An Enchantment of Ravens by Margaret Rogerson
Published by: Margaret K. McElderry Books
Release Date: September 26th, 2017
Genre: YA High Fantasy
Isobel is a prodigy portrait artist with a dangerous set of clients: the sinister fair folk, immortal creatures who cannot bake bread, weave cloth, or put a pen to paper without crumbling to dust. They crave human Craft with a terrible thirst, and Isobel’s paintings are highly prized among them. But when she receives her first royal patron—Rook, the autumn prince—she makes a terrible mistake. She paints mortal sorrow in his eyes – a weakness that could cost him his life.
Furious and devastated, Rook spirits her away to the autumnlands to stand trial for her crime. Waylaid by the Wild Hunt’s ghostly hounds, the tainted influence of the Alder King, and hideous monsters risen from barrow mounds, Isobel and Rook depend on one another for survival. Their alliance blossoms into trust, then love, violating the fair folks’ ruthless Good Law. There’s only one way to save both their lives, Isobel must drink from the Green Well, whose water will transform her into a fair one—at the cost of her Craft, for immortality is as stagnant as it is timeless.
Isobel has a choice: she can sacrifice her art for a future, or arm herself with paint and canvas against the ancient power of the fairy courts. Because secretly, her Craft represents a threat the fair folk have never faced in all the millennia of their unchanging lives: for the first time, her portraits have the power to make them feel.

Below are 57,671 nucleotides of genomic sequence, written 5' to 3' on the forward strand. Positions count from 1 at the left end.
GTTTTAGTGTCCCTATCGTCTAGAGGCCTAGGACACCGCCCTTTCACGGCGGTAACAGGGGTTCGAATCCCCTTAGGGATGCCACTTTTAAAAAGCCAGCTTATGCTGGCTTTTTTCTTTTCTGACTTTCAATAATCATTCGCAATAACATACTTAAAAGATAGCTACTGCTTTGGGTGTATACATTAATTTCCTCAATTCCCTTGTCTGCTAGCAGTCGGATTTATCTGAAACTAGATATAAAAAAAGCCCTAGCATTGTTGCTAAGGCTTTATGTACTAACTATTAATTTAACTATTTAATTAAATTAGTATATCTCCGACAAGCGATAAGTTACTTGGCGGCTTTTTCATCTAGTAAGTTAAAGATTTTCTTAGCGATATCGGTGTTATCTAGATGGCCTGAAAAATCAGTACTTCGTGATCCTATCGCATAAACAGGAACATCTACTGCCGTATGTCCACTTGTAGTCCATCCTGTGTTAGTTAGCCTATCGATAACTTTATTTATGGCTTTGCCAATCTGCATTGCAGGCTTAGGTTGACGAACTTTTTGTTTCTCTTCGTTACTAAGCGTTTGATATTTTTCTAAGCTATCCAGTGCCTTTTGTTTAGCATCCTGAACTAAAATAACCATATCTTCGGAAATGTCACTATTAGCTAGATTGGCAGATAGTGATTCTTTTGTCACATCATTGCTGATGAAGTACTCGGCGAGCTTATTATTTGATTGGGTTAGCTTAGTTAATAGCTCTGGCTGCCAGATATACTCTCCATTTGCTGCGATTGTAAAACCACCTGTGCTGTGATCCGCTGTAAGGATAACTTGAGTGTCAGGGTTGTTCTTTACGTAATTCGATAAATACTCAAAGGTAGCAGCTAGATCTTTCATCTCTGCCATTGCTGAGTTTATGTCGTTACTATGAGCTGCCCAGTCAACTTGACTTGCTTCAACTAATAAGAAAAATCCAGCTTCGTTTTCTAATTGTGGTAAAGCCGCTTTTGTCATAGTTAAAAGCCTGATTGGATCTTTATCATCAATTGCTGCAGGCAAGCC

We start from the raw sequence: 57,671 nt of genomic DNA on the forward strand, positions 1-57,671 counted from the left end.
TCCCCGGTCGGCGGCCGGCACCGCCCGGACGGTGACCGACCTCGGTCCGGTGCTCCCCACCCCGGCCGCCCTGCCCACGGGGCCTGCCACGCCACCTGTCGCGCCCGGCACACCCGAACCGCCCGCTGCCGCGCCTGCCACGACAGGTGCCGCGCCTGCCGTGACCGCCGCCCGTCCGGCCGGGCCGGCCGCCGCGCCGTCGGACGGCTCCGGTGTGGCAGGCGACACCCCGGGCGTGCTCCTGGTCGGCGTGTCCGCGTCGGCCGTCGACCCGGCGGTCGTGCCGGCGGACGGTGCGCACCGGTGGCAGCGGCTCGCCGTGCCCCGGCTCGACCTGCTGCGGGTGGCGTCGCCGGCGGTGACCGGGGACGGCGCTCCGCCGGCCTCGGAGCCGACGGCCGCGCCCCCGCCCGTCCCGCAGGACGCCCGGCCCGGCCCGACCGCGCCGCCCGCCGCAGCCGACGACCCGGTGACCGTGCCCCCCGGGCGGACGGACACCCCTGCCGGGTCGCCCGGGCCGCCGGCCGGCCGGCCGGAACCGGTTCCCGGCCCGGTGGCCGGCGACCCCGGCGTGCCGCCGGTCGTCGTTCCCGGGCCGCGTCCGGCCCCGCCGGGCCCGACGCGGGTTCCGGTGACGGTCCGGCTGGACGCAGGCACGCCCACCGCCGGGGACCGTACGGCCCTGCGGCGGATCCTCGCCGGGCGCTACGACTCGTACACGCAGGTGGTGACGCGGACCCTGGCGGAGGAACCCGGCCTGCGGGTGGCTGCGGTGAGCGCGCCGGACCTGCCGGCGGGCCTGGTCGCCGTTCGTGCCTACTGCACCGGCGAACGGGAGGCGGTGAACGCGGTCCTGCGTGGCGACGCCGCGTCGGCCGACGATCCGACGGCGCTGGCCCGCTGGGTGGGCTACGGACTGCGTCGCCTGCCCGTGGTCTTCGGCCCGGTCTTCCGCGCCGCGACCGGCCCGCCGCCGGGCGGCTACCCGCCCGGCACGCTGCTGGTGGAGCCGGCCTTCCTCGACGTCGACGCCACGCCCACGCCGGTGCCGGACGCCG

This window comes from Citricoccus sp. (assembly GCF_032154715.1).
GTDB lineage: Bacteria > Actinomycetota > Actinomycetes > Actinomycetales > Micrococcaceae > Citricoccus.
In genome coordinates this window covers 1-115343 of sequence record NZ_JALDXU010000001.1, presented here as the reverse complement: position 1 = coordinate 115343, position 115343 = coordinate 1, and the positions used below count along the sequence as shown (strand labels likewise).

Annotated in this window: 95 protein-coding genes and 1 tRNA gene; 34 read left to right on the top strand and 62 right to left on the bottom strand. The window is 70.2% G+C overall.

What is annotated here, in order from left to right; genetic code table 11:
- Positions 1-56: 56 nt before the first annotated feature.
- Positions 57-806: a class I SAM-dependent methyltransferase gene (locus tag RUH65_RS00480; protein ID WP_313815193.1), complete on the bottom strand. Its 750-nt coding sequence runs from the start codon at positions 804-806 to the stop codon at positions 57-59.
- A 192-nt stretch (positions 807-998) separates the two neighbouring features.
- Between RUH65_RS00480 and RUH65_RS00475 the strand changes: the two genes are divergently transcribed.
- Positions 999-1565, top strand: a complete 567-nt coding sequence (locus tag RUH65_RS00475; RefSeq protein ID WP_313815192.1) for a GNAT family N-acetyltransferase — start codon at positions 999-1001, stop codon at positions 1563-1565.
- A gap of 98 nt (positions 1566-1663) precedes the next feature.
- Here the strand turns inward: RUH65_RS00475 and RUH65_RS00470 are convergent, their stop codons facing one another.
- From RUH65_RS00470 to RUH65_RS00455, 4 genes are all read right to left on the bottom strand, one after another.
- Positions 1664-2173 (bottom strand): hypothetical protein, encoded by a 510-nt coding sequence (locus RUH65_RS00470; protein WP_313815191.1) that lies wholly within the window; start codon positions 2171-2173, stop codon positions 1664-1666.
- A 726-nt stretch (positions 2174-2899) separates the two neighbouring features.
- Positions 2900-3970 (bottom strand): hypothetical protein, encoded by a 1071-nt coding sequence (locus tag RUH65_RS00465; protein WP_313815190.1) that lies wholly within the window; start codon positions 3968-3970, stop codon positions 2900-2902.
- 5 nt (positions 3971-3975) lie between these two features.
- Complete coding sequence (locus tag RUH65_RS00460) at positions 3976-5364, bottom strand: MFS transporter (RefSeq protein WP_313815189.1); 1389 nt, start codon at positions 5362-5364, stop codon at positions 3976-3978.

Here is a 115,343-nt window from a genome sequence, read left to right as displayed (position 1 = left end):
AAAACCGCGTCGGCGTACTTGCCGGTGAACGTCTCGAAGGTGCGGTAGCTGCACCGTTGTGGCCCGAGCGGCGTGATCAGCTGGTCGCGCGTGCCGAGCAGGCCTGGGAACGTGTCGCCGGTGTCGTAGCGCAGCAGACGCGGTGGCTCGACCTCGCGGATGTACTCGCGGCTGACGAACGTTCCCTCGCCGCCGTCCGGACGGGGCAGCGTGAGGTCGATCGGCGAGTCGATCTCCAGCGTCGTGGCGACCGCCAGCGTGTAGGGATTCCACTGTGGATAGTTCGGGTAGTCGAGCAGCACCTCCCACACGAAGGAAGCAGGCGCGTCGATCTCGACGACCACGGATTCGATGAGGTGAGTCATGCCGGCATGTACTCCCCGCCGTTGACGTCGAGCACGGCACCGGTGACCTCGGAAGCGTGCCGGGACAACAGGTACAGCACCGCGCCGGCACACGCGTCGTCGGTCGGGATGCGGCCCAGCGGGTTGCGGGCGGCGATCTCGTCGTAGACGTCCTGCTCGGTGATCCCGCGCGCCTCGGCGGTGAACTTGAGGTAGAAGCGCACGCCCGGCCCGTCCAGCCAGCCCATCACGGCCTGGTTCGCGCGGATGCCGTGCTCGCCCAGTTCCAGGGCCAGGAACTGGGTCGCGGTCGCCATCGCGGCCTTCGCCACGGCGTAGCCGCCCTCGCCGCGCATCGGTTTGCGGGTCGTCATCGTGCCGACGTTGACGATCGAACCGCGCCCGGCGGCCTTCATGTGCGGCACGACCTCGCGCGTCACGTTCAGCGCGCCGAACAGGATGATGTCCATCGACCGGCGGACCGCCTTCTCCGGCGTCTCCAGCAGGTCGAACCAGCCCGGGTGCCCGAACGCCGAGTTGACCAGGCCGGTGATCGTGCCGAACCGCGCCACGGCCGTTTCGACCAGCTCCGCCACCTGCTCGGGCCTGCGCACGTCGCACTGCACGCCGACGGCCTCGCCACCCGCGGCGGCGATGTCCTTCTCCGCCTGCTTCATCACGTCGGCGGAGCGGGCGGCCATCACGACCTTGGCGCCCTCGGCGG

Reviews for great books are easily the most difficult to write, because I can never think of enough words that mean “amazing” before it starts getting repetitive. But “amazing” really is the best word I can think of for this book.
Way back in January or February, I saw this gorgeous cover by Charlie Bowater floating around tumblr, and I knew I had to read the book. I mean, come on–look at this thing. Then I read the description, and I wanted to read it even more. I waited in agony while reading five-star reviews by those lucky bastards who managed to get an ARC, and then by the time it was released, I’d started blogging again so I had other things I needed to finish before I could even start this one even though it was sitting on my shelf. So there were some fairly high expectations.
The Book Squad decided to do a buddy-read, and somehow all five of us managed to actually read the same book at the same time, so that was quite a feat in and of itself. It helps that we all have the same love-hate relationship with SJM and once someone offered us something that screamed “SJM but much, much better“, we all jumped at the chance to read it. But really, the comparisons to SJM are only because of the fae courts and it’s not like she invented faeries and faerie courts. An Enchantment of Ravens stands well apart, and beautifully so. It was everything I wanted SJM to be. And that’s the last time I will mention SJM on this review because Rogerson deserves way better than comparisons.